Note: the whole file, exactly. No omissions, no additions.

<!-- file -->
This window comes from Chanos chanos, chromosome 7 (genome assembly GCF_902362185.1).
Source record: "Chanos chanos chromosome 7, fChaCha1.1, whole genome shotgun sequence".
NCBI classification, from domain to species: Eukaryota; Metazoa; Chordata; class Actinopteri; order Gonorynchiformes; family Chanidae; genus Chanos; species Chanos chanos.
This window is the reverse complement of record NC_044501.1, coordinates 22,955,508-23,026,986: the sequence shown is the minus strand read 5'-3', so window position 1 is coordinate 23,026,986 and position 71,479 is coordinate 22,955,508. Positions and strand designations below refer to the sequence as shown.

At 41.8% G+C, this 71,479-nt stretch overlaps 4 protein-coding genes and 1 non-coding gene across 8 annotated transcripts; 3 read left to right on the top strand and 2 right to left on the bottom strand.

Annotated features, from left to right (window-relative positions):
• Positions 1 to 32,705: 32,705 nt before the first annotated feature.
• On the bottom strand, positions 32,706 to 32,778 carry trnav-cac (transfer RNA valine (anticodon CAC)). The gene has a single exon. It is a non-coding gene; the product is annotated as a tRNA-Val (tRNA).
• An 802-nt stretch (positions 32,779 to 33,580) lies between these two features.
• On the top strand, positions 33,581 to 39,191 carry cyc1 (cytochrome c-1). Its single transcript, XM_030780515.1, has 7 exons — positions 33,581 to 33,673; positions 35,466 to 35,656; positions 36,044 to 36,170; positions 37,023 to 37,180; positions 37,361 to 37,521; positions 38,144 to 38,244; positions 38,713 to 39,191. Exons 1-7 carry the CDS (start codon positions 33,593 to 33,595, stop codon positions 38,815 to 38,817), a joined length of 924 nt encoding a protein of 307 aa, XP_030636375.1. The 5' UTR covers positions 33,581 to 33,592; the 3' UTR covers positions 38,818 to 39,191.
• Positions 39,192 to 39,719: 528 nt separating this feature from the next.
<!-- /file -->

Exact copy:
This window comes from Chanos chanos, chromosome 7 (genome assembly GCF_902362185.1).
Source record: "Chanos chanos chromosome 7, fChaCha1.1, whole genome shotgun sequence".
NCBI classification, from domain to species: Eukaryota; Metazoa; Chordata; class Actinopteri; order Gonorynchiformes; family Chanidae; genus Chanos; species Chanos chanos.
This window is the reverse complement of record NC_044501.1, coordinates 22,955,508-23,026,986: the sequence shown is the minus strand read 5'-3', so window position 1 is coordinate 23,026,986 and position 71,479 is coordinate 22,955,508. Positions and strand designations below refer to the sequence as shown.

At 41.8% G+C, this 71,479-nt stretch overlaps 4 protein-coding genes and 1 non-coding gene across 8 annotated transcripts; 3 read left to right on the top strand and 2 right to left on the bottom strand.

Annotated features, from left to right (window-relative positions):
• Positions 1 to 32,705: 32,705 nt before the first annotated feature.
• On the bottom strand, positions 32,706 to 32,778 carry trnav-cac (transfer RNA valine (anticodon CAC)). The gene has a single exon. It is a non-coding gene; the product is annotated as a tRNA-Val (tRNA).
• An 802-nt stretch (positions 32,779 to 33,580) lies between these two features.
• On the top strand, positions 33,581 to 39,191 carry cyc1 (cytochrome c-1). Its single transcript, XM_030780515.1, has 7 exons — positions 33,581 to 33,673; positions 35,466 to 35,656; positions 36,044 to 36,170; positions 37,023 to 37,180; positions 37,361 to 37,521; positions 38,144 to 38,244; positions 38,713 to 39,191. Exons 1-7 carry the CDS (start codon positions 33,593 to 33,595, stop codon positions 38,815 to 38,817), a joined length of 924 nt encoding a protein of 307 aa, XP_030636375.1. The 5' UTR covers positions 33,581 to 33,592; the 3' UTR covers positions 38,818 to 39,191.
• Positions 39,192 to 39,719: 528 nt separating this feature from the next.